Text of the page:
But, it convinced us that we needed some livestock guardian dogs who would do the job right.  LGD’s were something we’ve talked about over the years, but since we never had any real predator issues, we never pursued the idea.  A couple weeks after the chicken massacre, a friend a few hours north of us announced the birth of 11 Anatolian pups out of her breeding pair.  BINGO!  We reserved two males as soon as possible, and they came home with us on May 18, at 8 1/2 weeks of age.  Since the Anatolian is a Turkish breed, we decided on Turkish names for them…Batu, meaning “strong”, and Demir, meaning “iron”.  We hope they live up to their names. (more…)

Giving Thanks on the Farm

November 25th, 2015 by Kim

As we come upon this Thanksgiving holiday, I find we have so much to be thankful for here on the farm…some of them being things that maybe most people don’t get to experience.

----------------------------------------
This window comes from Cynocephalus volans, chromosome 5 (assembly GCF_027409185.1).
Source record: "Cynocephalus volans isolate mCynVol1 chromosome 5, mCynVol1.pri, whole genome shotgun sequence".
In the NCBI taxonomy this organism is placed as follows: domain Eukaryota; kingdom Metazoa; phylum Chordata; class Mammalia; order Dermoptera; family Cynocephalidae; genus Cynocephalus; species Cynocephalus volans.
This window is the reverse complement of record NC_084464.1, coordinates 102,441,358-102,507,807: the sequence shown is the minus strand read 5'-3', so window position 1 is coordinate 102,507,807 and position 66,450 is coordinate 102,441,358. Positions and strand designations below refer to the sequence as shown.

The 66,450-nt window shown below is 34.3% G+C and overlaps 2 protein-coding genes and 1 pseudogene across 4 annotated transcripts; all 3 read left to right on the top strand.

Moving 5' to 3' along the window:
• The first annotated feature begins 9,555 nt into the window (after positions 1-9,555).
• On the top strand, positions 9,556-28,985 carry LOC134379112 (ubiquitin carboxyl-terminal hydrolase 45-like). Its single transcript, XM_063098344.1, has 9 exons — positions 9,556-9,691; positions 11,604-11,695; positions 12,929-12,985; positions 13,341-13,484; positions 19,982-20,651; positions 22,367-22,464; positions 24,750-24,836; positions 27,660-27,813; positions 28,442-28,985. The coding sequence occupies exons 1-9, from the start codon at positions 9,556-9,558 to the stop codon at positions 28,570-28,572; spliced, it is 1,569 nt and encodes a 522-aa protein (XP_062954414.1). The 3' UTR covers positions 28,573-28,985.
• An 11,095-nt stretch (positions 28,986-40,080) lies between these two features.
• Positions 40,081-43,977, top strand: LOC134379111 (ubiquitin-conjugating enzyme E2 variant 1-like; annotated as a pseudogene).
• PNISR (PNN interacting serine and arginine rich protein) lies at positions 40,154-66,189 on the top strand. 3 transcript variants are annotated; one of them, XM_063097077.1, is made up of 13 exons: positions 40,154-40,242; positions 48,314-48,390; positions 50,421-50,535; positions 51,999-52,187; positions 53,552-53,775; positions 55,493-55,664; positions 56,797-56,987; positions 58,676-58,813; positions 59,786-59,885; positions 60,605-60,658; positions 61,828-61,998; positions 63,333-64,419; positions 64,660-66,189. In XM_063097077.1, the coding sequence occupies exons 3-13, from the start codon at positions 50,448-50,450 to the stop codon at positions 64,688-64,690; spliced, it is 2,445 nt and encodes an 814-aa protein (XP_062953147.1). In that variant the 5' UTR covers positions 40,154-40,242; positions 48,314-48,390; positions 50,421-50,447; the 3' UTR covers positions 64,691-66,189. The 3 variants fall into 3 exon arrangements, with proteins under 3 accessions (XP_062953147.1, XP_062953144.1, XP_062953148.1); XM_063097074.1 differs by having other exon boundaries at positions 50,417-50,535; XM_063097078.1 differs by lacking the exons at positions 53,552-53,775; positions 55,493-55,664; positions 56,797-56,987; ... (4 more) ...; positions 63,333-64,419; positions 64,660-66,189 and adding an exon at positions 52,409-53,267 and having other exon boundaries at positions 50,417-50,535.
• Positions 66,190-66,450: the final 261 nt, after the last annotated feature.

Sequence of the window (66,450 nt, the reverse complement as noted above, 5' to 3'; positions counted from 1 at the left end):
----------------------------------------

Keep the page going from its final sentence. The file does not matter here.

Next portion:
"Thanksgiving", the turkey

“Thanksgiving”, the turkey

We actually, unfortunately, didn’t put any effort into the turkey breeding season this spring, and didn’t get nest boxes set up for the hens until much too late.  In spite of that, Millie managed to hatch out & raise one nice poult for us.  And we are very thankful for that one, because I don’t think we’ll ever be able to eat a commercially raised turkey again now that we know what “real” turkey is supposed to taste like.  The poult was immediately dubbed “Thanksgiving”, and she grew into a nice little bird who lived well until yesterday, the Tuesday before the holiday.